From Friday, Sept. 21, through Thursday, Sept. 27, Syracuse University will host its annual Fall Career Week. Eight events, ranging from school/college-hosted career fairs to the Syracuse University Career and Internship Fair in the Carrier Dome, giving students the opportunity…
SU professor to direct Great Law of Peace Educational Center
Philip P. Arnold, associate professor of religion and director of the Native Studies Program in Syracuse University’s College of Arts and Sciences, has been appointed founding director of the Great Law of Peace Educational Center. The center will be located on the former site of the Sainte Marie Among the Iroquois museum, which commemorates the French-fortified mission that occupied Onondaga Lake from 1656-1658.
The Great Law of Peace Educational Center will tell the Indigenous story of the Haudenosaunee, also known as the Iroquois Confederacy. Arnold hopes the center will educate and inspire primarily non-Haudenosaunee people about the importance of the Great Law of Peace–the oral constitution that has governed the Haudenosaunee for more than 1,000 years–and how it has influenced the unique form of democracy that U.S. citizens cherish today.
The center will be overseen by the Onondaga Historical Association, in collaboration with the Onondaga Nation, Onondaga County, SU and other neighboring educational institutions.
“We are extremely proud of Phil, whose expertise, experience, and professional connections will help turn this concept into a reality,” says James Watts, professor and chair of religion at SU. “The department and college support his appointment to show Syracuse University’s commitment to serving as an anchor institution in the growth and development of our community.”
Arnold’s courses on the subject have grown increasingly popular, due to the rising number of students supported by the Haudenosaunee Promise Scholarship Program. Arnold will be granted administrative leave during 2013 to plan the center, which is scheduled to open the following year.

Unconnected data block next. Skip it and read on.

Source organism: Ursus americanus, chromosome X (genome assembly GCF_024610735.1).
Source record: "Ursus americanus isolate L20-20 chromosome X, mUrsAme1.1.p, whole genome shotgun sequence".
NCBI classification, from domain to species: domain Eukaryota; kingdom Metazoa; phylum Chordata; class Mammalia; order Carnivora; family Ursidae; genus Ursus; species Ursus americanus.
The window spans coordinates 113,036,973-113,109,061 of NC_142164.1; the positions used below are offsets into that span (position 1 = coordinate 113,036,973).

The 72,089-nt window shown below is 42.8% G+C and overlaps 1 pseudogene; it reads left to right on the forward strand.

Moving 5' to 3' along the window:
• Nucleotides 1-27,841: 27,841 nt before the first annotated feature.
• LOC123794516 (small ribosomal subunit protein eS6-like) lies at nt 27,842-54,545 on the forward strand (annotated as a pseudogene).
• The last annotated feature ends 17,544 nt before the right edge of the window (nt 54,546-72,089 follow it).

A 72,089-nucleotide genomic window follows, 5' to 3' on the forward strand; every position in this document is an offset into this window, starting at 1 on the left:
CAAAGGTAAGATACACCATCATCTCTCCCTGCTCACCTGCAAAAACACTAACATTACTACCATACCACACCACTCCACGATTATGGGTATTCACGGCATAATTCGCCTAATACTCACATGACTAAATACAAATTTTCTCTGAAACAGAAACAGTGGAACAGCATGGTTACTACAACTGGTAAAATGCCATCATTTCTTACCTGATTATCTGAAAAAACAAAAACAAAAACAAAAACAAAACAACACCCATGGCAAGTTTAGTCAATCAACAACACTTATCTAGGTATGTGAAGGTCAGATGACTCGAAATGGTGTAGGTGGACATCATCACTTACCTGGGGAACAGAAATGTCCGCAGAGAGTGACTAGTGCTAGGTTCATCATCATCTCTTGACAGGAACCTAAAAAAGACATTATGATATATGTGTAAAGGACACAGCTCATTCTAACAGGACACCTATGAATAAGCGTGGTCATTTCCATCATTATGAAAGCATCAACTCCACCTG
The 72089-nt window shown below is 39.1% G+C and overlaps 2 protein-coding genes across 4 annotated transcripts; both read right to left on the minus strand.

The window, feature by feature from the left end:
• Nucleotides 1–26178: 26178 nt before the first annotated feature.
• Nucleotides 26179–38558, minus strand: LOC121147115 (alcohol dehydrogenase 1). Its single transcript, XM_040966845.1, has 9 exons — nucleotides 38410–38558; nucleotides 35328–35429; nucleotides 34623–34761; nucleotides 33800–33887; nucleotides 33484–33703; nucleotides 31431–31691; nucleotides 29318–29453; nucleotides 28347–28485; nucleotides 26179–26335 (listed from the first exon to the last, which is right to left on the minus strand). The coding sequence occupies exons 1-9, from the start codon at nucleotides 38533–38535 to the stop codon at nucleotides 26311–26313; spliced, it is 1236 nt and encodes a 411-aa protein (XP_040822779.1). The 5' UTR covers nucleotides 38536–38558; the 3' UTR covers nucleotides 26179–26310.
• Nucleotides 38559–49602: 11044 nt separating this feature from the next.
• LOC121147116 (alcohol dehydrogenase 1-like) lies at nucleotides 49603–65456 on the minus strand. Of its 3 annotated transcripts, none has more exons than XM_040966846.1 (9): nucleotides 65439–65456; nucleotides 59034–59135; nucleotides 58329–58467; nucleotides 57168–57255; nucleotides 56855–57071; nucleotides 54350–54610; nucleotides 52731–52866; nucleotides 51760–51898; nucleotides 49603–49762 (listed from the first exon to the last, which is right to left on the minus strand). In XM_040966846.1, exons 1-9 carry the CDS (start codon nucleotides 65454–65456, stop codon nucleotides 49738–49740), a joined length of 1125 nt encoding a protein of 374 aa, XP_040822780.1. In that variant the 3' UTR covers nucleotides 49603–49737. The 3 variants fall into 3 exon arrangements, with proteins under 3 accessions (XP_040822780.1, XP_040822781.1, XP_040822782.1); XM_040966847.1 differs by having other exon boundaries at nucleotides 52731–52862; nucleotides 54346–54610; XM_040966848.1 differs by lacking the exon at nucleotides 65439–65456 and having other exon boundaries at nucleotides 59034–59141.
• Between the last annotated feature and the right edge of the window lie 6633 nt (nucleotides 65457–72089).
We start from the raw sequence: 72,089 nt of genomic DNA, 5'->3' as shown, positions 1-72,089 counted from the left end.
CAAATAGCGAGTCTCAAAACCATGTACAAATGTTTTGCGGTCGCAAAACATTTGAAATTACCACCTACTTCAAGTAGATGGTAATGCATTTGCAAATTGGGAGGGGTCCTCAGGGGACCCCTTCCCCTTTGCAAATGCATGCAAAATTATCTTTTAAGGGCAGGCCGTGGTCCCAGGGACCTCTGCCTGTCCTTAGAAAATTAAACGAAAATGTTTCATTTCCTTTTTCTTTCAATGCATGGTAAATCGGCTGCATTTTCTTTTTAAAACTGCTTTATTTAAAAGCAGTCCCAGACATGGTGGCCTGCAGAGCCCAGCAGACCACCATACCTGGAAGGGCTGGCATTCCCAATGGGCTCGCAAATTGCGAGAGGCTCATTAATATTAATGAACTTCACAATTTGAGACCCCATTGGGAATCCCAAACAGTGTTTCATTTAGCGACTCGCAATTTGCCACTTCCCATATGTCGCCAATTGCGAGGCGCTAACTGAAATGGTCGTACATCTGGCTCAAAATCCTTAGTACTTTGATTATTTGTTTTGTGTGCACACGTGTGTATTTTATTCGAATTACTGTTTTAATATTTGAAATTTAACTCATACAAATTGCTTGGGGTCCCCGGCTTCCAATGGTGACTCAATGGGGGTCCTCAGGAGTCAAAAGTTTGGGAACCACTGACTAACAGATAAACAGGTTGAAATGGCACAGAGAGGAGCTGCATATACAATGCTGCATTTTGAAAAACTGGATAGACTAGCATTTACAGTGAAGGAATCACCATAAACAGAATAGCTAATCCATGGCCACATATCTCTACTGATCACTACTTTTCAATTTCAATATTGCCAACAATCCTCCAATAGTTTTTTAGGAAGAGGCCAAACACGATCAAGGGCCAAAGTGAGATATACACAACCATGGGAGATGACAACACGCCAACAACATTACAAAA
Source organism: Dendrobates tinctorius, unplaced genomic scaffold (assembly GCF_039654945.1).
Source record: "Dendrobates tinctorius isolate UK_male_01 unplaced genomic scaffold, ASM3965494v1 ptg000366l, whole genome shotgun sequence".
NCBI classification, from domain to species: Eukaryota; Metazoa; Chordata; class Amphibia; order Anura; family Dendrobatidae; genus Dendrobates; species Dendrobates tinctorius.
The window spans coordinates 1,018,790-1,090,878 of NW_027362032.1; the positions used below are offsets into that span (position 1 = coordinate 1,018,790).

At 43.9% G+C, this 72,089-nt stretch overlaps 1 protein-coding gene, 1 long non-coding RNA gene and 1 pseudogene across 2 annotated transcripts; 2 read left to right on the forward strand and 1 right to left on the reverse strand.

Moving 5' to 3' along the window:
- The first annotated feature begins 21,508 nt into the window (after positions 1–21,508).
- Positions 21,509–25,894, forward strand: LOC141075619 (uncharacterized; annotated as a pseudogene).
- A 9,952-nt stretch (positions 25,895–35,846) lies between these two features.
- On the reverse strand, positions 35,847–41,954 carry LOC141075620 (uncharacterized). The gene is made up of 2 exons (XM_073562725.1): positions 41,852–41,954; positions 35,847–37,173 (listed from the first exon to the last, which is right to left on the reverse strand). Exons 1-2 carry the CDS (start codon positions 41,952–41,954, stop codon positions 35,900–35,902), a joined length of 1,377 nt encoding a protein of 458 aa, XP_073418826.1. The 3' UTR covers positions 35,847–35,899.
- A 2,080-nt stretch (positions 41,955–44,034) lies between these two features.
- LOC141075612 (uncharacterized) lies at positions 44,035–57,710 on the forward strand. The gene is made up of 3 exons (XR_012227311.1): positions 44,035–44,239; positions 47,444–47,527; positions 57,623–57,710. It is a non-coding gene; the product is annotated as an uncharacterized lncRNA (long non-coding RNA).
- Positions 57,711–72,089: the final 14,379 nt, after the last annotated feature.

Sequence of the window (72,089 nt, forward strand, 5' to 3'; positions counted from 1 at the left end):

The idea for the center gained impetus from a letter to the editor that Arnold submitted to the Syracuse Post-Standard newspaper earlier this year. In it, he discussed the importance of a new cultural educational center where people could learn that “being human and understanding peace [involved] a deep relationship with the land.”
By repurposing the Saint Marie museum on the northeastern shore of the lake, Arnold will demonstrate SU’s vision of Scholarship in Action by presenting programming that is affordable, accessible and, most of all, congruent with the history of the area.
“Onondaga Lake is one of the most important places for the Haudenosaunee, or ‘People of the Longhouse,’ because it’s where the Great Law of Peace was established,” says Arnold, adding that the Onondaga, Mohawk, Oneida, Cayuga, Tuscarora and Seneca nations make up the Haudenosaunee Confederacy. “Of these, the Onondaga, Tuscarora and the Tonawanda Seneca [located in Western New York] have retained recognition throughout the world by continuing to use their ancient longhouse form of government based on the clan system.”
Much has been written about the Great Law of Peace—its influence on the development of democracy, women’s rights and the United Nations—but Arnold says most people are still unaware of how significant it is. “It is profound that our American identity can be traced to a strong indigenous culture that took root on the shores of Onondaga Lake,” he says. “Onondaga County bears their name, and is uniquely situated within Onondaga Nation Territory. It’s time for a dialogue to rectify this gap in American education.”
Instead of relying on the historically written approach, Arnold hopes to tell the Great Law of Peace story through the Haudenosaunee themselves—sparking a kind of oral history project. To make it happen, he is drawing on creative collaborations among the leadership of Onondaga County, the Onondaga Nation and various colleges and universities.
Arnold also plans to tap into the talents of college-educated Haudenosaunee, trained in such areas as art, literature, music, design, science and engineering. “They could make vital contributions to the development of the center,” says Arnold, who has designed many courses, as well as written and lectured extensively about local history and indigenous religions for nearly three decades.